Doc Redman shows uncommon brilliance in U.S. Amateur triumph

USGA

Doc Redman shows uncommon brilliance in U.S. Amateur triumph

Amateur

Doc Redman shows uncommon brilliance in U.S. Amateur triumph

LOS ANGELES – When Doc Redman was 14 years old, he decided he was tired of not being a great putter. For a whole year, he focused only on hitting the ball on the center of the putter face. The next year, he worked solely on his distance control and hitting straight putts. By the third year, he was perfecting his stroke on breaking putts.

Redman’s dad, John, estimates his son hit about 7,000 putts a week in those three years, and dad would fish nearly every putt out of the hole.

“I’ve got videos of us standing in the snow while he putted, and standing in the rain with an umbrella over his head,” John Redman said. “He was not a natural. It was lots and lots and lots of hard work, and he put it in.”

Fast forward to Sunday at historic Riviera Country Club and it was Doc Redman’s putter that shined in the 19-year-old Clemson sophomore’s 37-hole victory over Doug Ghim at the 117th U.S. Amateur. Especially in clutch time.

Two down with two holes to play, Redman hit 3-wood onto the back of the par-5 17th green. Throughout the first 34 holes, Redman made crucial putts from all distances. He had 12 straight one-putts in the morning session and had already made three putts from outside 30 feet.

“When I see one go in I definitely get big eyes and know that I can make anything,” Redman said.

Staring elimination in the face, Redman struck his 60-footer for eagle and sank it. Then on the par-4 18th, he stuck his approach to 9 feet and made that one, too, to force an extra hole.

Three years ago, Ghim held a 1-up lead on the 36th hole at the 2014 U.S. Amateur Public Links, but ended up losing to Byron Meth in 37 holes. Unfortunately for the Texas senior, history repeated itself. Ghim pulled his 3-wood left of the green at the famed par-4 10th hole, his ball coming to rest in thick rough and behind some palm trees. His next two shots found two separate greenside bunkers, and Ghim eventually conceded birdie to Redman.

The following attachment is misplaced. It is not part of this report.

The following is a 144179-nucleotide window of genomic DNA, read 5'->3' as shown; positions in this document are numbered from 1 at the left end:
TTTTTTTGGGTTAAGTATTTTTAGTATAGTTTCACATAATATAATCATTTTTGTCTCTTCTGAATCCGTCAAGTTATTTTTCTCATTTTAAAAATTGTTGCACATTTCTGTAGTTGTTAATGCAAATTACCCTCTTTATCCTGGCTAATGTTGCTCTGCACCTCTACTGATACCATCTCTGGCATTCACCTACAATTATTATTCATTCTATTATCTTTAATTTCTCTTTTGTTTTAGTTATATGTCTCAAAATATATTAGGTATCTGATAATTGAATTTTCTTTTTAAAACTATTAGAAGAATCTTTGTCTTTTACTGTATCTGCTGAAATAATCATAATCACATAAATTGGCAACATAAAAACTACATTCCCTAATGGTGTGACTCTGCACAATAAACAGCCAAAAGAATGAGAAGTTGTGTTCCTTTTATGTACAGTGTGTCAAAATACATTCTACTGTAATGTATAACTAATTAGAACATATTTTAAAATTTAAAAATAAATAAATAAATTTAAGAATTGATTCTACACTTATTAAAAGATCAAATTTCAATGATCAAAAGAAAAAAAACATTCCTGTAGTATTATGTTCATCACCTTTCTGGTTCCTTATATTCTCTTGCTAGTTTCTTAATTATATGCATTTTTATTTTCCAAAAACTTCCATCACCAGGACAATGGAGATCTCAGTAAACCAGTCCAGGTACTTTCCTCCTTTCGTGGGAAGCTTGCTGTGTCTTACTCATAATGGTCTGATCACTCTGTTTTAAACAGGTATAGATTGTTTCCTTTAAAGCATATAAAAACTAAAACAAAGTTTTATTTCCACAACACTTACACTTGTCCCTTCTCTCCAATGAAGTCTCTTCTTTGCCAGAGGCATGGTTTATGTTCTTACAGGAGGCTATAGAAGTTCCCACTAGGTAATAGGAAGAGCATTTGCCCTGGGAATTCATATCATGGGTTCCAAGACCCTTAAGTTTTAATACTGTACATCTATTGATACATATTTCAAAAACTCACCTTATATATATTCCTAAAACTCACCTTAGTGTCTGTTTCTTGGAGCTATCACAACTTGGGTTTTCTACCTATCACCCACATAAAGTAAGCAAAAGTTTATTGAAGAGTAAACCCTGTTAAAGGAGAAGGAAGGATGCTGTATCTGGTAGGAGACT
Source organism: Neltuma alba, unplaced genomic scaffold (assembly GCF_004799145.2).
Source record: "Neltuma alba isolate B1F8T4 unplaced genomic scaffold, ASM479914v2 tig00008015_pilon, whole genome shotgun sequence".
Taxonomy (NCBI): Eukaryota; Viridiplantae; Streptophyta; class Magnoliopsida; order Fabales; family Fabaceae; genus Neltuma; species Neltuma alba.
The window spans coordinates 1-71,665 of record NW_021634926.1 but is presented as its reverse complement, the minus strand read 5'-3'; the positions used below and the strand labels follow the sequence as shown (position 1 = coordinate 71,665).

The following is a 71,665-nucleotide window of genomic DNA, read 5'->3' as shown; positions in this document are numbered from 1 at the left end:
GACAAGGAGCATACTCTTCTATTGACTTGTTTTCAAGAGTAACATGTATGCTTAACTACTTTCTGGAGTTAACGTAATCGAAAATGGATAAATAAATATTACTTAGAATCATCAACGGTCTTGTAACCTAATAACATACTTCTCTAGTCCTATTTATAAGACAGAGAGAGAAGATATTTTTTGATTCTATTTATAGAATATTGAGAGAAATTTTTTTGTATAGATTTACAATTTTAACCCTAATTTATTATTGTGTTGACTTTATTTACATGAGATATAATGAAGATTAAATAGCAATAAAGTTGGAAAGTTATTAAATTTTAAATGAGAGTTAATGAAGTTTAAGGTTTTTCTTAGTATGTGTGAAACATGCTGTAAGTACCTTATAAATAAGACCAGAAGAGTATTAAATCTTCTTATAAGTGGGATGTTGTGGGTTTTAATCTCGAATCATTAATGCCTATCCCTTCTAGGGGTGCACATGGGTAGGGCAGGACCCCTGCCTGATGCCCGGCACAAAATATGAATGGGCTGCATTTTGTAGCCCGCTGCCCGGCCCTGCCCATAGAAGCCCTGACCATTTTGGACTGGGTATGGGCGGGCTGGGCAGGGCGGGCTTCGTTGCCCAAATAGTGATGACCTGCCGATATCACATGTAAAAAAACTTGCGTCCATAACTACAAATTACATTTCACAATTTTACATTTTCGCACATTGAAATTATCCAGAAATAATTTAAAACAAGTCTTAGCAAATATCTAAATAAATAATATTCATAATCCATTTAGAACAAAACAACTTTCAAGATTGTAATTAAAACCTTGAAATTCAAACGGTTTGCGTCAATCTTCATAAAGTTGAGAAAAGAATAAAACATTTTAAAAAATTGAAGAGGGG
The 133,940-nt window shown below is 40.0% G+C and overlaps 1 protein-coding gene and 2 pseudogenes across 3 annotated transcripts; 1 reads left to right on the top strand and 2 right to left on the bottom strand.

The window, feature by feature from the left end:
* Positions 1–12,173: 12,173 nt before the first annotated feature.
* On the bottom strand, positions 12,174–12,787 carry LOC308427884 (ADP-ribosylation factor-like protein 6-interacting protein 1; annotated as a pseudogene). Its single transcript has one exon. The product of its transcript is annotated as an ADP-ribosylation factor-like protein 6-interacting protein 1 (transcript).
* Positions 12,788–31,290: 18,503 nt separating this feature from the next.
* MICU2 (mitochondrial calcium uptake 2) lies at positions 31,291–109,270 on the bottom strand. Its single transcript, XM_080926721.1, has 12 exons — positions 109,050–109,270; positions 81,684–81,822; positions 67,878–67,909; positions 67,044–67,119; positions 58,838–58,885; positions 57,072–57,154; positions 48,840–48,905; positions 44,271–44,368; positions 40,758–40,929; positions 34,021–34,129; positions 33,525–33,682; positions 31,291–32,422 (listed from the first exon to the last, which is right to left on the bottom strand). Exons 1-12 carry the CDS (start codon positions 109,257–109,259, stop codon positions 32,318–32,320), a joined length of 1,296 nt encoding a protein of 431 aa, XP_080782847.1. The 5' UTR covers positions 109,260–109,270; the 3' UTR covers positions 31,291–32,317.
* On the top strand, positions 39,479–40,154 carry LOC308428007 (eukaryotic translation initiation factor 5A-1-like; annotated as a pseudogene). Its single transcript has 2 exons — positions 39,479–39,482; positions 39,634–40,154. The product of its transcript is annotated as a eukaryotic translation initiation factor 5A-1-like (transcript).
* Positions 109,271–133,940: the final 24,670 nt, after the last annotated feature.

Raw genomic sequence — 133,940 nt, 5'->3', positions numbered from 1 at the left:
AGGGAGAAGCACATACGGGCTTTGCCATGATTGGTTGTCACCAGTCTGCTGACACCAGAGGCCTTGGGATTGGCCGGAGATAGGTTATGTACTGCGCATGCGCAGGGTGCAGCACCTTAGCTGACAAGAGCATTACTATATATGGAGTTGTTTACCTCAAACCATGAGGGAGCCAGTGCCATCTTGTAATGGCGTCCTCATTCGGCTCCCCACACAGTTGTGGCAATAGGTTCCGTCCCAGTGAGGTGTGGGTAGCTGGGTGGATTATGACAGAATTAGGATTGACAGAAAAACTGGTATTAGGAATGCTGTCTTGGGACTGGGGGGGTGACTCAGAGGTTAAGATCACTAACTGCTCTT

“It was do or die for him, and he did it,” Ghim said.

Doc Redman celebrates after making his putt on the 36th hole to push his match against Doug Ghim to extra holes during the 2017 U.S. Amateur final. (USGA/Chris Keane)

John Redman doesn’t know where his son got the clutch gene, or the ability to stay calm under pressure. When the Redmans would travel during Doc’s junior-golf days, it was Doc who handled issues with airlines and hotels.

“When he’d see me getting a little hot, he’d say, ‘Dad, you step back and let me handle this,’” said John Redman, who flew from the family’s home in Raleigh, N.C., to Los Angeles on Saturday night.

Mature beyond his years, but Redman, like he was with his putting stroke, was always willing to get better. He works with two mental coaches at Clemson and also scours golf books for advice and tips on how to improve his game and develop a winning mentality.

“I learned a lot about being positive and how you can mentally change the outcome of things, and how it makes such a difference,” Redman said. “And that really led to me being very positive and reassuring of myself.”

Redman won twice as a freshman for the Tigers while posting six other top 10s, a school record for a freshman. This summer, he notched top 10s at the Northeast and Southern amateurs, and was runner-up at the Western Amateur. In addition to his triumph at Riviera, Redman also secured a spot on the 2017 U.S. Walker Cup team.

For as good as Redman is in golf, he’s equally as brilliant, showing in interest in the stock market and securing a math internship at Clemson. Clemson assistant Jordan Byrd said after Redman came to him after his first semester and asked how he could get into the Honors College.

“No one’s ever asked that before,” Byrd said.

Clemson football coach Dabo Swinney has a saying: When you do the common things in life in an uncommon way, you will command the attention of the world.

There’s a lot that Redman does that is uncommon, from the way he putted Sunday at Riviera to his thirst for knowledge. And he now has the world’s attention, too, forever as the 117th U.S. Amateur champion.

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